Drop-Free Approaches for Cataract Surgery

Neal H. Shorstein; William G. Myers

Disclosures

Curr Opin Ophthalmol. 2020;31(1):67-73. 

In This Article

Dilation

Intraoperative iris dilation was first studied by Behndig and associates in 2003.[21] They showed that intracameral injection with a mixture of lidocaine and phenylephrine provided faster, though less maximal, dilation compared with eye drops. This method is now accepted in Sweden as the method of choice.

Shugar[22] in 2006 reported on the benefit of lidocaine–epinephrine in cases of tamsulosin use. Intraoperative phenylephrine injection was also shown to effectively dilate and stabilize iris tone in IFIS.[23,24] Although epinephrine is slightly more effective for intraoperative pupil dilation, it is unstable at neutral pH, which prevents this agent from being a ready-to-use commercial product. Phenylephrine, however, can be formulated and shipped by compounders because of its longer shelf-life. Intracameral phenylephrine achieves a similar effect as topical mydriatics, even with darkly pigmented irides.[25,26]

Preservatives such as benzalkonium chloride, chlorobutanol, and methylparabens should be avoided.[27,28] Epinephrine containing a bisulfite concentration of 0.00625%, however, was found to be safe to the corneal endothelium.[29] This is consistent with previous laboratory studies of perfused endothelium showing no damage below 0.05% bisulfite.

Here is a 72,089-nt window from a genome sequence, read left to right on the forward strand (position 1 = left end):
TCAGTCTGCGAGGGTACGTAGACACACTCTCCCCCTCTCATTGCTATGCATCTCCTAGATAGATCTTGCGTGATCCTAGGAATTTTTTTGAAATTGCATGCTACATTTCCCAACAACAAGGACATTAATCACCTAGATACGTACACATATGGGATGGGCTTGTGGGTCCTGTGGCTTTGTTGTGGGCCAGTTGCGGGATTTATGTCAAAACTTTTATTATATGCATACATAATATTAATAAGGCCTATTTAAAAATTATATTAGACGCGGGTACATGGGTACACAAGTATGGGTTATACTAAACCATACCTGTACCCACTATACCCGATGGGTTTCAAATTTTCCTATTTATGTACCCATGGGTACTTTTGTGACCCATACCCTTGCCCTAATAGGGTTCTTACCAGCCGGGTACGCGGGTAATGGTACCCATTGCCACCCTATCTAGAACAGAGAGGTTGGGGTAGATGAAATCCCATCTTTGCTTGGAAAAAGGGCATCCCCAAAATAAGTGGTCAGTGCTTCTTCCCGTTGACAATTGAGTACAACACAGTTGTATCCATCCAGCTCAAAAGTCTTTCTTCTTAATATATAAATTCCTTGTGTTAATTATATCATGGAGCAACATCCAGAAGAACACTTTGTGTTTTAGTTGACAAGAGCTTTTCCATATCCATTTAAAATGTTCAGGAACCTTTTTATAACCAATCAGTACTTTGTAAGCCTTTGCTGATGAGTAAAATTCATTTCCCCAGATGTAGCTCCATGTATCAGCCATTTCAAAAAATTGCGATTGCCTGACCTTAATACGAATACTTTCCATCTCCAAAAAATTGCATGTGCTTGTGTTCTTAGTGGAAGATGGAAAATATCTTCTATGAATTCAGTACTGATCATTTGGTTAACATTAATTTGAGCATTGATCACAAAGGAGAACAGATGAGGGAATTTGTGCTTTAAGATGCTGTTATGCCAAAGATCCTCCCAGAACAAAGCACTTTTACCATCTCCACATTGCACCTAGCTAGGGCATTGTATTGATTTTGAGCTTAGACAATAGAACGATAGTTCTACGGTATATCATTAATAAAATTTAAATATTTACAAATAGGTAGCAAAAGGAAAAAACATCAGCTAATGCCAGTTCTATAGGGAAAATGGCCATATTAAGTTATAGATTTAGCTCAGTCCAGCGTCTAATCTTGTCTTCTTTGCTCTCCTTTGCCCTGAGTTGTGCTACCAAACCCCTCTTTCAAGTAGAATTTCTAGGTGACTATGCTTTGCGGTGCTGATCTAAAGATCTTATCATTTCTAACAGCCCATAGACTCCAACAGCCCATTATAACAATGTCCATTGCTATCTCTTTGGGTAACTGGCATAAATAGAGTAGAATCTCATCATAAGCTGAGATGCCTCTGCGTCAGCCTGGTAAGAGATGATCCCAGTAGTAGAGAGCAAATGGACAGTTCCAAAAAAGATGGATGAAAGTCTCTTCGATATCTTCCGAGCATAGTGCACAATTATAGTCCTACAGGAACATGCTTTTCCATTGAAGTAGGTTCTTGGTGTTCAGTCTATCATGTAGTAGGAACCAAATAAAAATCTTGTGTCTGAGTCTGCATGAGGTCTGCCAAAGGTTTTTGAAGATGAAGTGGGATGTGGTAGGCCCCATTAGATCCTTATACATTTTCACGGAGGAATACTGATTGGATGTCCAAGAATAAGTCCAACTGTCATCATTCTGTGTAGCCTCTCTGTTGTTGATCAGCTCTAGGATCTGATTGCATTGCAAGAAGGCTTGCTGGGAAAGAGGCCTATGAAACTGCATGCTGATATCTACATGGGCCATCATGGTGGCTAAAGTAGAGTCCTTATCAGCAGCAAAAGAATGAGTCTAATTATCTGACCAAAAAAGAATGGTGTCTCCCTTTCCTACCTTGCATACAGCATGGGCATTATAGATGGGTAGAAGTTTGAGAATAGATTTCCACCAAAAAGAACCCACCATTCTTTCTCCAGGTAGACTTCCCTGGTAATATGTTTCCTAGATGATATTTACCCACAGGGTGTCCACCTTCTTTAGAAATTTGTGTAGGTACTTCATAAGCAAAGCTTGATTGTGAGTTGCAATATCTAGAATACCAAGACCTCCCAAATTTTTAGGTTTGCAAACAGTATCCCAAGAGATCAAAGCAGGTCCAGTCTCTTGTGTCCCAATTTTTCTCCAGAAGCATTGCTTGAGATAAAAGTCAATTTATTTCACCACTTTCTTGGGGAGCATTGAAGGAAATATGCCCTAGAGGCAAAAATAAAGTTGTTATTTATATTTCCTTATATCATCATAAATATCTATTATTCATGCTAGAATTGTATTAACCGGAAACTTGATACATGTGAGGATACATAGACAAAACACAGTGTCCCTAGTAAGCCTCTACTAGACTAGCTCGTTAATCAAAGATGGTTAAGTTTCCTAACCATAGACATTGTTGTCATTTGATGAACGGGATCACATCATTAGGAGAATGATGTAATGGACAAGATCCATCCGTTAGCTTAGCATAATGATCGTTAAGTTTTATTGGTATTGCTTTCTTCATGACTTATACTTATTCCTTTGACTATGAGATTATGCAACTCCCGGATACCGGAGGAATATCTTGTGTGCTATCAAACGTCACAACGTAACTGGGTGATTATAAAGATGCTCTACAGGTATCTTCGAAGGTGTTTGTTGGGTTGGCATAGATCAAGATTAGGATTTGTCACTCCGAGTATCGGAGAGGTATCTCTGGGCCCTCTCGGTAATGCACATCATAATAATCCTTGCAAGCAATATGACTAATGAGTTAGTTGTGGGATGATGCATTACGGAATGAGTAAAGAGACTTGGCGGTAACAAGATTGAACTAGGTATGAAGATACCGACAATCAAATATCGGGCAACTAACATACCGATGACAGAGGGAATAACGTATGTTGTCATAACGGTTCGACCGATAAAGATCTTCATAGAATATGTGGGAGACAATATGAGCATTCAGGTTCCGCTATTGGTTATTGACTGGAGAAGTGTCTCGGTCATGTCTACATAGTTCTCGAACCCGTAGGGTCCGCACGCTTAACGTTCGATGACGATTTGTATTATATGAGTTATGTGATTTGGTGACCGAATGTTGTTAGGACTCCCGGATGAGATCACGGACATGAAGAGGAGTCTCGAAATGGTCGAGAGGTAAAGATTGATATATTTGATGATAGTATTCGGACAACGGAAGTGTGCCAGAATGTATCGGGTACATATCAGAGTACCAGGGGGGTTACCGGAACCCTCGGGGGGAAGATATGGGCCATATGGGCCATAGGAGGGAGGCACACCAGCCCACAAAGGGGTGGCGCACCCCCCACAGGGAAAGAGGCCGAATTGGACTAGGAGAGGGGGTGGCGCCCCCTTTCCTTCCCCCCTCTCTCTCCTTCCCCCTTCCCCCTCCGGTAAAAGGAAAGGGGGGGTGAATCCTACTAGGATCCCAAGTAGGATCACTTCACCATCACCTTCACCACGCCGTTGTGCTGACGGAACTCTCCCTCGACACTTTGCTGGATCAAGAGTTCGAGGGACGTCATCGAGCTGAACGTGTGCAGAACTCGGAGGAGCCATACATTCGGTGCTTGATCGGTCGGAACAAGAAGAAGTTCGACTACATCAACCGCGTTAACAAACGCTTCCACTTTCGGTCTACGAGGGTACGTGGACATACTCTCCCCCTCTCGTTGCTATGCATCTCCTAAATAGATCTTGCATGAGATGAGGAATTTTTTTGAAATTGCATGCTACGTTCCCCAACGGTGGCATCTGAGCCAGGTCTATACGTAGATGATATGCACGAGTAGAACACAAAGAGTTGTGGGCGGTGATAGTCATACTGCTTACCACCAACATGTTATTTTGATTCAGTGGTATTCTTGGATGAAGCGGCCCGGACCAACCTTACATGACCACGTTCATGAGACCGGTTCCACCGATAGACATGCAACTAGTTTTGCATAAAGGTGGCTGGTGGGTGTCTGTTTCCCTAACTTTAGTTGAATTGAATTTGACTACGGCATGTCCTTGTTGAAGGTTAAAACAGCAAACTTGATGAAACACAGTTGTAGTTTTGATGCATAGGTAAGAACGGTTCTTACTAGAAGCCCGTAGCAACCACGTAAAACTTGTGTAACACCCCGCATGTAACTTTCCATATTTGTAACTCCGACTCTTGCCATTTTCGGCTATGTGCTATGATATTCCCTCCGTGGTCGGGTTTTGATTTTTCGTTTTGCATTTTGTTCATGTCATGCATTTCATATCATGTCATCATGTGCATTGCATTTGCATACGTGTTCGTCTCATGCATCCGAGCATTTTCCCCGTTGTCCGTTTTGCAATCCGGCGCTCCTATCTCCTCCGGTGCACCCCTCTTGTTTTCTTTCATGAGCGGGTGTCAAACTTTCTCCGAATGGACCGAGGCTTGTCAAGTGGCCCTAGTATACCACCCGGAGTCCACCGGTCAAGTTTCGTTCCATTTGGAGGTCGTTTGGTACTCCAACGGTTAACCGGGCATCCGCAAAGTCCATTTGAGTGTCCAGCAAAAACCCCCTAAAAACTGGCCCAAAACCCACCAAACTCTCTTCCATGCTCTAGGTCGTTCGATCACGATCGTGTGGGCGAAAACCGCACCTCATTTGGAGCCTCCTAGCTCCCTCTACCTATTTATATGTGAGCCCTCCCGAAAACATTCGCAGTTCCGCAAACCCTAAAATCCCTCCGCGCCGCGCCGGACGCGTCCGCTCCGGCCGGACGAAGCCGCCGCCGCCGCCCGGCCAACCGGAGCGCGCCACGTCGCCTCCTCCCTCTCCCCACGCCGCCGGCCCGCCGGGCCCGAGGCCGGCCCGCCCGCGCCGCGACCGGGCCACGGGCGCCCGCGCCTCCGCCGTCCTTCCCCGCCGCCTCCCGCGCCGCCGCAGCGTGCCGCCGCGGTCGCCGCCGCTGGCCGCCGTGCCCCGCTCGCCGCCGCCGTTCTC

Mydrane (Théa Pharmaceuticals, Keele, UK), a combination of tropicamide, phenylephrine, and lidocaine, is available commercially in Europe. This agent achieved 95% maximal pupil dilation within a mean of 28.6 seconds and remained more stable than the comparison topical group.[30,31]

Omidria (Omeros, Seattle, USA), a combination of phenylephrine and ketorolac, is FDA-approved for intraoperative dilation and control of postoperative pain. This combination agent appears to be superior to a single bolus of intracameral epinephrine for reducing intraoperative and postoperative complications, surgical time, and the need for pupillary expansion devices.[32,33]

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